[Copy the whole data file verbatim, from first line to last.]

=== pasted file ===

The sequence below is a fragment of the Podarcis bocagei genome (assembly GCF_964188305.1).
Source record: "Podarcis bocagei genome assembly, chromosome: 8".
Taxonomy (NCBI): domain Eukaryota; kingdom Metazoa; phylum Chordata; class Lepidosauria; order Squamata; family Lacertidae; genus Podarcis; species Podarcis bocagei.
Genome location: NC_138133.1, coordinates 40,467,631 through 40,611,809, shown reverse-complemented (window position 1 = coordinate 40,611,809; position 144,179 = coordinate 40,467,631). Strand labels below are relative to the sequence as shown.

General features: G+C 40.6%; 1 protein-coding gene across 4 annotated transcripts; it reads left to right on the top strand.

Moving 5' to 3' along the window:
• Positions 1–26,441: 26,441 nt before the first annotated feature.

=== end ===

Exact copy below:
The sequence below is a fragment of the Podarcis bocagei genome (assembly GCF_964188305.1).
Source record: "Podarcis bocagei genome assembly, chromosome: 8".
Taxonomy (NCBI): domain Eukaryota; kingdom Metazoa; phylum Chordata; class Lepidosauria; order Squamata; family Lacertidae; genus Podarcis; species Podarcis bocagei.
Genome location: NC_138133.1, coordinates 40,467,631 through 40,611,809, shown reverse-complemented (window position 1 = coordinate 40,611,809; position 144,179 = coordinate 40,467,631). Strand labels below are relative to the sequence as shown.

General features: G+C 40.6%; 1 protein-coding gene across 4 annotated transcripts; it reads left to right on the top strand.

Moving 5' to 3' along the window:
• Positions 1–26,441: 26,441 nt before the first annotated feature.